For years, the old ‘Law Enforcement Lock’ trick has been used to cheat unsuspecting victims of their hard-earned money. The new wrinkle works like this:
Scammers will redirect users using the Chrome web browser to sites that host a full-screen image of a Windows 10 desktop with a notice that appears to come from local law enforcement agencies. This pages informs the user that their computer has been locked for some unspecified illegal activity.
The groups running this sort of scam make sure to display a legitimate government URL in order to make it look more convincing. Victims of this scam are informed that they can unlock their computer again by paying the fine via credit card, right then and there.
Of course, the computer actually isn’t locked at all. However, this scam has taken in a surprising percentage of users who aren’t paying close attention.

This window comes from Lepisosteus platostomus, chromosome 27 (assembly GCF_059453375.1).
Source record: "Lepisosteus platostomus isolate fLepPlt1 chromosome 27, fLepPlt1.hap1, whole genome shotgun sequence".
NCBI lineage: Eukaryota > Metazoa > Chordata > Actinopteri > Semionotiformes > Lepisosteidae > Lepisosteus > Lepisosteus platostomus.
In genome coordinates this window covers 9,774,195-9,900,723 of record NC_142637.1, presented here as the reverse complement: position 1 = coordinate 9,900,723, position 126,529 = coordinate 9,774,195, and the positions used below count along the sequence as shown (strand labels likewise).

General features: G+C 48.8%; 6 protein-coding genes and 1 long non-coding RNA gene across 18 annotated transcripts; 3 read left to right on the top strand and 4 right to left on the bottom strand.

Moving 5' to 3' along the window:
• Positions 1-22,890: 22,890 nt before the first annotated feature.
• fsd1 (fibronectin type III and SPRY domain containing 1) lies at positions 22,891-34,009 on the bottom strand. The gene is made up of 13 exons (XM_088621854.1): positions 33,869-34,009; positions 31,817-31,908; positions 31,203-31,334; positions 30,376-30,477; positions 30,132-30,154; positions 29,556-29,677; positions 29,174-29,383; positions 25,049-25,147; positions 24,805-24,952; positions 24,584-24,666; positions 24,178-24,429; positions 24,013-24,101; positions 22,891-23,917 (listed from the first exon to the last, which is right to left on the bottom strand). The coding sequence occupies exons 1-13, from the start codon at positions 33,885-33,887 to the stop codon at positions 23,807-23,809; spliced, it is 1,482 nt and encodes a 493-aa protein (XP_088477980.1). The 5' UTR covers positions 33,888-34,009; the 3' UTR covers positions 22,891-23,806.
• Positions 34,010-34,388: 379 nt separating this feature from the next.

A typical lock screen from the scammers will bear a message that closely follows this script:
“Your browser has been locked due to viewing and dissemination of materials forbidden by law of (country name), namely pornography with pedophilia, rape and zoophilia. In order to unlocking you should (amount and currency type) fine with Visa or MasterCard. Your browser will be unlocked automatically after the fine payment.
Attention! In case of non-payment of the fine, or your attempts to unlock the device independently, case materials will be transferred to (name of local law enforcement agency) for the institution of criminal proceedings against you due to commitment of a crime.”
As you can see from the grammatical errors in the script, this is by no means an official announcement, but it looks real enough that it sends people into a panic, causing them to enter credit card information without thinking.
Naturally, this information is harvested and resold on the Dark Web, putting money in the scammers’ pockets. Make sure your employees are aware of it, and stay vigilant.